Think about it. How close can you get to someone whom you regard as a leader?  Not very. An occasional conversation with someone you work for, someone you respect, won’t tell you much.  A published interview with a high profile leader won’t tell you much either. But an interior monologue will.  A private, candid scene between two adversaries will, too.  So will an account of a character’s actions who is caught in a dire dilemma or suffering under extreme conditions.  We don’t find this kind of insight in an interview or by watching someone lead a meeting.  This level of understanding resides in great books.

If we want to understand others, leaders in particular, we want to know things about them that are both personal and unique.  We want to know what they imagine themselves doing and why they think it’s important, even urgent, to pursue their vision.  We want to know what holds them back and how they get past uncertainty or hesitation.  We’d like to know how they live with ambiguity, operating in the tug-of-war between principles and pragmatism.  We’d like to know how they respond when their character is really tested or, to put it another way, what they do when no one is looking.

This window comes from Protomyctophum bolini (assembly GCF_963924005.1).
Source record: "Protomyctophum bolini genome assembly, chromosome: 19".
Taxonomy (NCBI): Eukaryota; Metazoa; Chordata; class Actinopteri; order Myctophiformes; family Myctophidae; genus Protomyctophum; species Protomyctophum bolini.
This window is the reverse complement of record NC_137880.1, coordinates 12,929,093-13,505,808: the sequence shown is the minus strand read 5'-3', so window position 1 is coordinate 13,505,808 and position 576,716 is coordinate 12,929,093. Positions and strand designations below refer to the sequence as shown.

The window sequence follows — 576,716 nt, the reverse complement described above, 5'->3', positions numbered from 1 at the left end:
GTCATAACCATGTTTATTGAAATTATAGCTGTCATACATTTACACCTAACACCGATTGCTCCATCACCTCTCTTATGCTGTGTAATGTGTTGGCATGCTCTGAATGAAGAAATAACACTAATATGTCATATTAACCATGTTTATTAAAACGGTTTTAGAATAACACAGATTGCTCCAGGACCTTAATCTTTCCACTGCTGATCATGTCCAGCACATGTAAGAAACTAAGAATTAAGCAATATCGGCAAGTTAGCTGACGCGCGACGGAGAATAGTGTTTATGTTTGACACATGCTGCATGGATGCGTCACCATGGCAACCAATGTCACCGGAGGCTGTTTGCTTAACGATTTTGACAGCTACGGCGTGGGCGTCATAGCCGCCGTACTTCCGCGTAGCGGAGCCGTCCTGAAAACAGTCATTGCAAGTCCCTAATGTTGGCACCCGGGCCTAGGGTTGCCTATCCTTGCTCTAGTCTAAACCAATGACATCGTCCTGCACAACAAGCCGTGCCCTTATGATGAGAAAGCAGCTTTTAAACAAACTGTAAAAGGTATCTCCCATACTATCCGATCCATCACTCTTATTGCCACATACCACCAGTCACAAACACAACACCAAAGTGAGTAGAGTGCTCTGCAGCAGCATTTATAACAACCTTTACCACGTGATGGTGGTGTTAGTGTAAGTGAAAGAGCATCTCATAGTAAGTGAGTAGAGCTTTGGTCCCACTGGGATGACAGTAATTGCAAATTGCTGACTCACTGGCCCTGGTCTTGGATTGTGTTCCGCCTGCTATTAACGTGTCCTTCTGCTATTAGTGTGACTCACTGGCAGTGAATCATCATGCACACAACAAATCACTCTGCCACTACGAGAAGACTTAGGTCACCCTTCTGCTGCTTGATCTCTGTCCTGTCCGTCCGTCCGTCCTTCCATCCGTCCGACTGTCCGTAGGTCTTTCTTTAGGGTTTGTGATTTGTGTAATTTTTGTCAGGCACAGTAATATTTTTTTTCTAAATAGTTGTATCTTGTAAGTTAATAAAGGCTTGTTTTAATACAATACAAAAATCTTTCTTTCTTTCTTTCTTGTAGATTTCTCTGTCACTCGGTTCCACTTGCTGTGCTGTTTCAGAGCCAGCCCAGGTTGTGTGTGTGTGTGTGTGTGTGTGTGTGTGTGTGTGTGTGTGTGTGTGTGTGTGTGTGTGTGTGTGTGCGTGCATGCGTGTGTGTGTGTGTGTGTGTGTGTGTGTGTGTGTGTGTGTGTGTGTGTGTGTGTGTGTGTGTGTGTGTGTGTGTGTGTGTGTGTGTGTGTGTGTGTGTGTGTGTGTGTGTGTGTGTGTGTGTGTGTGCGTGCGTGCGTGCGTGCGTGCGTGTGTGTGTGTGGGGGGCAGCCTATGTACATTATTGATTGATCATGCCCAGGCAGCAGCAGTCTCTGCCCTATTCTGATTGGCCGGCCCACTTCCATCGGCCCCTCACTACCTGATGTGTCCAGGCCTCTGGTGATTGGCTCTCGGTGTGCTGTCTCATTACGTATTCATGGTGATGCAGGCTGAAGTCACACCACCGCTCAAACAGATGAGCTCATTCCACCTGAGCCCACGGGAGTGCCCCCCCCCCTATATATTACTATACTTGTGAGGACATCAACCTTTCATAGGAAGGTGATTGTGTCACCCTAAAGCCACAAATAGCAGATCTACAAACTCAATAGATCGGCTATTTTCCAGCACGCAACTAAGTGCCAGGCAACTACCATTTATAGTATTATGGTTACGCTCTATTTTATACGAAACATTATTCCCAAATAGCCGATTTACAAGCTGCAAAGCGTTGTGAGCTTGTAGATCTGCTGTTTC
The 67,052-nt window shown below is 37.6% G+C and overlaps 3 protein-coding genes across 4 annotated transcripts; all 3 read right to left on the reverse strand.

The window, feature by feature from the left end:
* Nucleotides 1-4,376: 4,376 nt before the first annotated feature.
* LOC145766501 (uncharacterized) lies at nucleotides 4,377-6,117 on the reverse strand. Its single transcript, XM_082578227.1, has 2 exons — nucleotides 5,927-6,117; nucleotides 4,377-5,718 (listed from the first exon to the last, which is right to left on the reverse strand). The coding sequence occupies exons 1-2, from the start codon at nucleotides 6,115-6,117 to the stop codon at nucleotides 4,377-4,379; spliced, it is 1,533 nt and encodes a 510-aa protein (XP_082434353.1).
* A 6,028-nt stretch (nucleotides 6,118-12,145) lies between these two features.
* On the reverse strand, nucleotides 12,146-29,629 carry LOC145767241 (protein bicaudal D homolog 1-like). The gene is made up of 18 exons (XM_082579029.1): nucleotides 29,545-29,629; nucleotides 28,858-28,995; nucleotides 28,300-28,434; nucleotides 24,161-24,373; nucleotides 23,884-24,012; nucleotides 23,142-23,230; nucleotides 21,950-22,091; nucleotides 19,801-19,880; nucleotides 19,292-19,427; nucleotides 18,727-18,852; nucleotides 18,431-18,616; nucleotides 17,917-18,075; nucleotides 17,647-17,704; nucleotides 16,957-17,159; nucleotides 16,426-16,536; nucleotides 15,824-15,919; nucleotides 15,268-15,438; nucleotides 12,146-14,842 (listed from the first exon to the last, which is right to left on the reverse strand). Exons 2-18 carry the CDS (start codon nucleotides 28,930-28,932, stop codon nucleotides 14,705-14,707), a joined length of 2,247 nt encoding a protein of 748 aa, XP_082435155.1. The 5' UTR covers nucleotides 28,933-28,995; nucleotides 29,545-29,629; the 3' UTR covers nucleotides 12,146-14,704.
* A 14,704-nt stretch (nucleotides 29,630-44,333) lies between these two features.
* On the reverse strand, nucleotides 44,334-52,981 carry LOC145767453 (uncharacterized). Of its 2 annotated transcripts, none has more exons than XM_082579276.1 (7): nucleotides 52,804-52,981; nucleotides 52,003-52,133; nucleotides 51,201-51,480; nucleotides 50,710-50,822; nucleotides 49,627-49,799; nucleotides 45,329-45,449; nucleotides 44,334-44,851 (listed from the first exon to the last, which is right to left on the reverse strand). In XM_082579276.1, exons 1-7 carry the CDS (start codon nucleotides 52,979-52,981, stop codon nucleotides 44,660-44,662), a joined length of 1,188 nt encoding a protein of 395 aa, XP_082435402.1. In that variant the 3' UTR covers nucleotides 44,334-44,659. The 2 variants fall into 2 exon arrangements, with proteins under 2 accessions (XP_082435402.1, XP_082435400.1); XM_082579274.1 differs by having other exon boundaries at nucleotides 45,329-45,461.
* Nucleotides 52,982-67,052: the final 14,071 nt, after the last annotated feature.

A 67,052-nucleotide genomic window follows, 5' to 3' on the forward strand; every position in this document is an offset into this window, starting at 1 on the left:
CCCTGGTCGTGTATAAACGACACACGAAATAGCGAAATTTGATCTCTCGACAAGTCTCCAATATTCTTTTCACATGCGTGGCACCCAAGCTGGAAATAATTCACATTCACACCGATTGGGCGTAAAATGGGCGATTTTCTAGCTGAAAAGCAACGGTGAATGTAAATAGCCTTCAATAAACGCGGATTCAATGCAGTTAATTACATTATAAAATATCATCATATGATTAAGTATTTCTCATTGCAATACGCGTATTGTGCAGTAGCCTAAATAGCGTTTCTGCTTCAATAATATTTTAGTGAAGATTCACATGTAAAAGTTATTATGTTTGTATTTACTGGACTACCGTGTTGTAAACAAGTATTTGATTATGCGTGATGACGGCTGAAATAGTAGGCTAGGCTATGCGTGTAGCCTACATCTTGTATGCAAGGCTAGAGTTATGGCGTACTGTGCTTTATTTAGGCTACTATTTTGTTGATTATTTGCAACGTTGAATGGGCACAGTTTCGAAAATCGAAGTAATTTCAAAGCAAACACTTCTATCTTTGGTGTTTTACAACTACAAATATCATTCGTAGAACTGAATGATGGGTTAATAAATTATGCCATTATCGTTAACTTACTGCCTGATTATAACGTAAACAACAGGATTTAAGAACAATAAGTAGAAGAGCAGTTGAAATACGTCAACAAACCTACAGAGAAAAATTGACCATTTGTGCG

The nice thing about searching “leadership in books” on Amazon or Google is that people looking for help get a concise list to choose from.  The prospect of reading great literature as a source of understanding leadership can seem pretty vast.  As an English major, you’ve no doubt received a lot of guidance about what to read—an advantage you have over working business leaders who might feel overwhelmed at the prospect of wading into the sea of great literature.

Here are a few of my personal favorites.  http://susandelavergne.com/reading.html    I’d love to hear what yours are.

5 thoughts on “Literature and Business Leadership

  1. This is absolutely ridiculous! There are very good books written by very good leaders that provide wonderful insights into real (not fictional) leadership. Conversely, very few fictional works dwell on leadership, nearly to the degree that books written on leadership do.